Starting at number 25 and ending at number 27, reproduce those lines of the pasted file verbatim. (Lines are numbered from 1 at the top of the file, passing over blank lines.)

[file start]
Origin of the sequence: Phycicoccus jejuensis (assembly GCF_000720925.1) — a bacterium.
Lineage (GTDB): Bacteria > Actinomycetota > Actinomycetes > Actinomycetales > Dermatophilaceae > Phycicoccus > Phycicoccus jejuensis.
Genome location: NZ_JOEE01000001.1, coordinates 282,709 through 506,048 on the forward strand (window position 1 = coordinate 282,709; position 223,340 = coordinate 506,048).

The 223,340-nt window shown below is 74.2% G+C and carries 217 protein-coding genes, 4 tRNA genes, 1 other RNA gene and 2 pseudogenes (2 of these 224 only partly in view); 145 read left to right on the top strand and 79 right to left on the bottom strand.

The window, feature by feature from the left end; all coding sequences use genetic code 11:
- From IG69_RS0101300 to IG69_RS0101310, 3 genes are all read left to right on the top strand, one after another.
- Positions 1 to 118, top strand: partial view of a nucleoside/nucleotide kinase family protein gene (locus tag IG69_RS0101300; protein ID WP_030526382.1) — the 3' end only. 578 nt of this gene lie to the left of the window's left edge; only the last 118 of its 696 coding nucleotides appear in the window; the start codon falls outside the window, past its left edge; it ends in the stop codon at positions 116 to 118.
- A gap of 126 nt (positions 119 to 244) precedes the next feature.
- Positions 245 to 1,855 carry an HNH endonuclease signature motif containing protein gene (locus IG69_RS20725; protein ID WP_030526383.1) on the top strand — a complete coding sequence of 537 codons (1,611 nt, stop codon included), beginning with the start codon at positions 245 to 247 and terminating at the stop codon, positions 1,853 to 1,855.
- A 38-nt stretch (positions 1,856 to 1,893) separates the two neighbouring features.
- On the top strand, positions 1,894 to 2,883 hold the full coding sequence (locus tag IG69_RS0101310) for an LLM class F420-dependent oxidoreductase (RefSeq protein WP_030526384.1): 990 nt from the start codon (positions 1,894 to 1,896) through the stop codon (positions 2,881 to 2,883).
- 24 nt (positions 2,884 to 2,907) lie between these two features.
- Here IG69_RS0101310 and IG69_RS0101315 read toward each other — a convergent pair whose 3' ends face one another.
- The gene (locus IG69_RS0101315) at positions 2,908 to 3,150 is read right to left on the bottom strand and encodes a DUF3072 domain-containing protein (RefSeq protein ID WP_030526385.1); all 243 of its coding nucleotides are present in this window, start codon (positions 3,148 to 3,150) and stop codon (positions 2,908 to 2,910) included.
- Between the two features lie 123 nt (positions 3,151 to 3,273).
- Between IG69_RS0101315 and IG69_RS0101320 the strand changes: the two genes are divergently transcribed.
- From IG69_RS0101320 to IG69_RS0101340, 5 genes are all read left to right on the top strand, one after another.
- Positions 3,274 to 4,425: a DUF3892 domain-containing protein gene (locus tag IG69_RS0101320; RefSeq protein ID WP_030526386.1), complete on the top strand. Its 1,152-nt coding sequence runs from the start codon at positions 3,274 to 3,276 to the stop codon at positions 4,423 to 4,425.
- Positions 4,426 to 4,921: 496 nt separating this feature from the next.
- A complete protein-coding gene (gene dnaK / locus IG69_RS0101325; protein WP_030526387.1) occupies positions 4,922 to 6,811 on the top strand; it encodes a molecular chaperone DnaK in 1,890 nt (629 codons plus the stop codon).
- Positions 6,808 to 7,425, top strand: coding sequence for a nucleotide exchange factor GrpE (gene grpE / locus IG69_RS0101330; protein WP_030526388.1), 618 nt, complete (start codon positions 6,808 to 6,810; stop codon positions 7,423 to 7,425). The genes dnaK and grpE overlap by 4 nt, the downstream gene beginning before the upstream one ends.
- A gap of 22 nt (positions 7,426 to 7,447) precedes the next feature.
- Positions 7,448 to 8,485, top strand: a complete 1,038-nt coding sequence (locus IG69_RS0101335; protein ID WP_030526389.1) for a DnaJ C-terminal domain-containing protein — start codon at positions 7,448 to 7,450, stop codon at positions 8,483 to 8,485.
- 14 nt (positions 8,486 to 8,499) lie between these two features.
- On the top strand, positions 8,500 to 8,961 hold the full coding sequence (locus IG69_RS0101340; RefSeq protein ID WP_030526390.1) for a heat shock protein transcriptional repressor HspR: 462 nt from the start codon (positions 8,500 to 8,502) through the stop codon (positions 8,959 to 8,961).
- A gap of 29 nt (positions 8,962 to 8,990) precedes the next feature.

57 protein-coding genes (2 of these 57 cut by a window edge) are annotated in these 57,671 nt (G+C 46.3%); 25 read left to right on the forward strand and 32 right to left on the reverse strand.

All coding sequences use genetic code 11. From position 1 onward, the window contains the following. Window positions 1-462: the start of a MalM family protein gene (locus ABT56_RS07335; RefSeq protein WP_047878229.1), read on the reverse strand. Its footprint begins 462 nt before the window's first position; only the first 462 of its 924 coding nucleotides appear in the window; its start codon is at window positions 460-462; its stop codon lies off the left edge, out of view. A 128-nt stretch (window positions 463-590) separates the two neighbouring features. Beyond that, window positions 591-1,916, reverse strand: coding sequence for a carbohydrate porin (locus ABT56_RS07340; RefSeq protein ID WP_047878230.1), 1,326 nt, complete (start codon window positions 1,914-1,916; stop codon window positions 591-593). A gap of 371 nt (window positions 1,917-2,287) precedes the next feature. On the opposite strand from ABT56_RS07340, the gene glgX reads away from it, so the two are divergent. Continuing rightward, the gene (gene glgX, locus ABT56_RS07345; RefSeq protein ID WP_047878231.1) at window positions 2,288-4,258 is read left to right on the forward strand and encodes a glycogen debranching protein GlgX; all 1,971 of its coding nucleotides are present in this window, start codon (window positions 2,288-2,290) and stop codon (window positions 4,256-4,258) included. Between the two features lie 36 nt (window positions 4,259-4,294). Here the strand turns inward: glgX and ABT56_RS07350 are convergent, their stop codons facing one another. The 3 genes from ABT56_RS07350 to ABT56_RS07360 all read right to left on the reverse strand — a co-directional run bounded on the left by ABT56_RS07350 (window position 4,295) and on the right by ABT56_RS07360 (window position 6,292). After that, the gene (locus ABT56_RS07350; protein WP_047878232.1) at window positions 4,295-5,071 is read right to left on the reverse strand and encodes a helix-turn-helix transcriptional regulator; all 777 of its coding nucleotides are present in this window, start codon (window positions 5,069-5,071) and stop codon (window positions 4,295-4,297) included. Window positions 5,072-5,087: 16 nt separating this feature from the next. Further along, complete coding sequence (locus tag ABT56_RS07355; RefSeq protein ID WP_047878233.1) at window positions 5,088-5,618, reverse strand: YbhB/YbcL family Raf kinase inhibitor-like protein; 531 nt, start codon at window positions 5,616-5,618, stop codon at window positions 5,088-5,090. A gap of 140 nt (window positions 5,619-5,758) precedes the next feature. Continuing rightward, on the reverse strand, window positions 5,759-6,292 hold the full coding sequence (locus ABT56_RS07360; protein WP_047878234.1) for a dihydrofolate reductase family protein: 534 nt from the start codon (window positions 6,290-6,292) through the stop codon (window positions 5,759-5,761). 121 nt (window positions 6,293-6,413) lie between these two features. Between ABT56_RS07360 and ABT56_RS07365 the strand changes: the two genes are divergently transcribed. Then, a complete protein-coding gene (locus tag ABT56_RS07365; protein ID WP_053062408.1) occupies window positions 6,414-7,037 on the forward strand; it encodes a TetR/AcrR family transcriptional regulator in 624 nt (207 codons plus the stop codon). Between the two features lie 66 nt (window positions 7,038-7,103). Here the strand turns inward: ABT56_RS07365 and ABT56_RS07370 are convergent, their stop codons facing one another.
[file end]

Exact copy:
- On the top strand, positions 8,500 to 8,961 hold the full coding sequence (locus IG69_RS0101340; RefSeq protein ID WP_030526390.1) for a heat shock protein transcriptional repressor HspR: 462 nt from the start codon (positions 8,500 to 8,502) through the stop codon (positions 8,959 to 8,961).
- A gap of 29 nt (positions 8,962 to 8,990) precedes the next feature.

57 protein-coding genes (2 of these 57 cut by a window edge) are annotated in these 57,671 nt (G+C 46.3%); 25 read left to right on the forward strand and 32 right to left on the reverse strand.